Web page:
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Donald trump tries on a gold hard hat presented to him by construction workers at Trump Palace in New York
AP Photo/Mark Lennihan
The constructor-in-chief.
SHAKY FOUNDATION

Donald Trump’s zero-sum worldview is explained by a deep flaw in the industry he knows best

By Dan Kopf

Since the late 1960s, when Donald Trump got his start in real estate, construction output per worker has fallen in the US. Now that he has the power to reshape the country’s economy as president, it matters that his worldview is informed by one of America’s least dynamic industries.

A recent report (pdf) by McKinsey highlighted the global stagnation of construction productivity. In the US since World War II, per hour productivity growth in agriculture, manufacturing, and retail have all grown by more than 3% per year. In contrast, construction productivity grew by just 0.1% over the same period, and has actually fallen since 1968.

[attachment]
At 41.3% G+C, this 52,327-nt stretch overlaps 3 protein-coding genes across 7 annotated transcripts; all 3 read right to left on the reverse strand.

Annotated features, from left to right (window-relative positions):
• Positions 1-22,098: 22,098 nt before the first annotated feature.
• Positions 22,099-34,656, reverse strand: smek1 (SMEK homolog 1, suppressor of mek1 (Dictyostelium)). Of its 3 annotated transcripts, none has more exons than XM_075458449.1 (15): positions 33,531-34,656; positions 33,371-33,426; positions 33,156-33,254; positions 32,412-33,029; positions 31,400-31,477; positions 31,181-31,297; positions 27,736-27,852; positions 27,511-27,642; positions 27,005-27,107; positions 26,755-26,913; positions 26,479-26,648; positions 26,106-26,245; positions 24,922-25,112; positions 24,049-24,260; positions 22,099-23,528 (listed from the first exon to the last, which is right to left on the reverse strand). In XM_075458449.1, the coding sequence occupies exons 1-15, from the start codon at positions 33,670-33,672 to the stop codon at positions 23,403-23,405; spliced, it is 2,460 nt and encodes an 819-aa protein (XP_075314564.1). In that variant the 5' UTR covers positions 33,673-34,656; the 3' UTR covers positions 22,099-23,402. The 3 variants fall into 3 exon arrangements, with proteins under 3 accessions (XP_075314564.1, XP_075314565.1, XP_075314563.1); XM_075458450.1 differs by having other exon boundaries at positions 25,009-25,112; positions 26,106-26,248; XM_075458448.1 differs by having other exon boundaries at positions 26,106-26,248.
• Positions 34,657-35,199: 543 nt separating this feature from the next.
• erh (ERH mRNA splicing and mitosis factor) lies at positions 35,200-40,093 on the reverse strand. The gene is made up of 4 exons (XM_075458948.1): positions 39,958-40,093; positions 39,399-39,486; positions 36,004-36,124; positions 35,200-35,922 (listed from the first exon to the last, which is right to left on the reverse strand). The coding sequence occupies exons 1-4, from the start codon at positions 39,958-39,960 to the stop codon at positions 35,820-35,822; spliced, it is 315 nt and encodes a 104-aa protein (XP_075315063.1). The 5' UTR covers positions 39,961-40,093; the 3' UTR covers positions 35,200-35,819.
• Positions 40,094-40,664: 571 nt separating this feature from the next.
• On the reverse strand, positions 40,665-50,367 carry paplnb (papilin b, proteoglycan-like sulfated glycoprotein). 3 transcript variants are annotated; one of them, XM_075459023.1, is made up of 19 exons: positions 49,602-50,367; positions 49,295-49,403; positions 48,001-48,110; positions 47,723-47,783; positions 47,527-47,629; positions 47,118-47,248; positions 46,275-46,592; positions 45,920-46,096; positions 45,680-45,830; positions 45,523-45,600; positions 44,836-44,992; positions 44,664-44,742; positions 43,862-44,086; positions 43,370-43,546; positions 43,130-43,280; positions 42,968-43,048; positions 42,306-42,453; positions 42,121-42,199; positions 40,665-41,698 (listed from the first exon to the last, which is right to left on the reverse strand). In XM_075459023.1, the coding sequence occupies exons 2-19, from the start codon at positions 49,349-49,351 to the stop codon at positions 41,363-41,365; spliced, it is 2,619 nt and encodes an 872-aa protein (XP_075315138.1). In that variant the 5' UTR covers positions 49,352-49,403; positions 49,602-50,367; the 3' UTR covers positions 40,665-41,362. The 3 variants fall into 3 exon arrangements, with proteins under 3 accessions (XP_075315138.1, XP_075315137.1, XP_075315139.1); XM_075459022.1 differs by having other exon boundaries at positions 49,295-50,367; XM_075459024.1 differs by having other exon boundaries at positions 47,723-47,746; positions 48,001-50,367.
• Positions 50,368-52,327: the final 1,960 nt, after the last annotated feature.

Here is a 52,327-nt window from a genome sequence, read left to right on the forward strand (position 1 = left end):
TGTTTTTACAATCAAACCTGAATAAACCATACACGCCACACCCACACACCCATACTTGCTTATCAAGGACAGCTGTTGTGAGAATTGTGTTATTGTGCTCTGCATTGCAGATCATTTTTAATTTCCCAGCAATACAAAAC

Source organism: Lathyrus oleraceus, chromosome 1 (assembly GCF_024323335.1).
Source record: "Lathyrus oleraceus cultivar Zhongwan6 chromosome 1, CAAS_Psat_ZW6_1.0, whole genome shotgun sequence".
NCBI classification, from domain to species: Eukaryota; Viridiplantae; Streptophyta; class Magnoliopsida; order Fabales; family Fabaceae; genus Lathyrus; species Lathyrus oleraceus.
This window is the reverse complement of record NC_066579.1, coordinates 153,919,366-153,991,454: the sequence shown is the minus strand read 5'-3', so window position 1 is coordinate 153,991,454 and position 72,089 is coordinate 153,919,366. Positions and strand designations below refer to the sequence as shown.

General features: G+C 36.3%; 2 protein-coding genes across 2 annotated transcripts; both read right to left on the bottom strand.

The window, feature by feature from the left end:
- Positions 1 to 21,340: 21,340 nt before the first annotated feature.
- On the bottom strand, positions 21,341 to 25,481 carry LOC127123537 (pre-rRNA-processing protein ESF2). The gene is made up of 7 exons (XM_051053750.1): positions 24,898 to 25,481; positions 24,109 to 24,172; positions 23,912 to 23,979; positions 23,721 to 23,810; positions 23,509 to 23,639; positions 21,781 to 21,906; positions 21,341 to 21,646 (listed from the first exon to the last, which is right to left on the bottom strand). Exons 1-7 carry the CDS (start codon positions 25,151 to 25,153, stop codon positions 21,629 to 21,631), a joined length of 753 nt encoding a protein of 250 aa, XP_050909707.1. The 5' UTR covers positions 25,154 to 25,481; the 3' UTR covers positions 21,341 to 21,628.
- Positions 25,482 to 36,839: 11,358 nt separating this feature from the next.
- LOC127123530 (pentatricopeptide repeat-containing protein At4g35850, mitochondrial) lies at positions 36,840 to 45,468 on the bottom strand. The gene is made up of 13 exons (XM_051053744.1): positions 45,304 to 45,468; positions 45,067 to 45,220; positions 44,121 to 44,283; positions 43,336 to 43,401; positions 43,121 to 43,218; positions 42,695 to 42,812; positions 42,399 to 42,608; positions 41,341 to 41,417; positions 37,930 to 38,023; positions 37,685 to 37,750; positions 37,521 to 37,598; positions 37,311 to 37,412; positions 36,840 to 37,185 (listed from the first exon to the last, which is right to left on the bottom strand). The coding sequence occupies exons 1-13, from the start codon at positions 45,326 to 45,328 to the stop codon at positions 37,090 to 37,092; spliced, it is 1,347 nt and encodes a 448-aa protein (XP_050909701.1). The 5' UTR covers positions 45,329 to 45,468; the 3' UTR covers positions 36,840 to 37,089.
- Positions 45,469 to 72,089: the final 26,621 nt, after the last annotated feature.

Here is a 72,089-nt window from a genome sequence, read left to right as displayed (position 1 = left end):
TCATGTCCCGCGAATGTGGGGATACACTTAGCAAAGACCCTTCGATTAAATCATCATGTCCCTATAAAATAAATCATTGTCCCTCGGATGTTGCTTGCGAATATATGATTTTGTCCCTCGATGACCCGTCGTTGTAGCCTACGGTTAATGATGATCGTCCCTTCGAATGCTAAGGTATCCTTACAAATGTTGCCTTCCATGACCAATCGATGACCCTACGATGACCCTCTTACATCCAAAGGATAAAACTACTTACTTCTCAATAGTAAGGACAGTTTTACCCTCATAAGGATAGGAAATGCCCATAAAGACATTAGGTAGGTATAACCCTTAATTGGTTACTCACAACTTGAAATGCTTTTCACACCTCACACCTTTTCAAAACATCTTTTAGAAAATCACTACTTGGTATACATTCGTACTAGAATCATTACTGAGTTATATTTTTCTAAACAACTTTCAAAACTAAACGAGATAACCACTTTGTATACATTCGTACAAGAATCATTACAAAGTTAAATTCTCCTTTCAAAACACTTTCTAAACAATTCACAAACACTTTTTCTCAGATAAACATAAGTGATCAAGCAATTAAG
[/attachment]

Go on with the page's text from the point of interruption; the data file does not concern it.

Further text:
McKinsey’s survey of construction experts reveals an industry that is often stifled, myopic, and corrupt. Construction is unusually dependent on public sector demand, McKinsey notes, so a large share of resources go to meeting rigid government standards, rather than innovation. Low profit margins and volatile cycles also leads to underinvestment in technologies that might raise productivity. Widespread inexperience among industry participants results in poorly written contracts and corruption.

Trump’s experience in this stagnant, deal-based industry might explain his zero-sum approach to economic policy. The way to “win” in Trump’s mind—as detailed in his books and public statements—is by outmaneuvering your partners and opponents in negotiations, not by improving technology or developing new services. This makes sense in an industry with no productivity growth.

For something completely different, consider labor productivity in the computer and electronics industry, which is soaring; output per hour has expanded at 10% per year since the late 1980s. If a business leader from this industry became president—say, a certain CEO of a large social networking site—the tone at the top might change in a big way.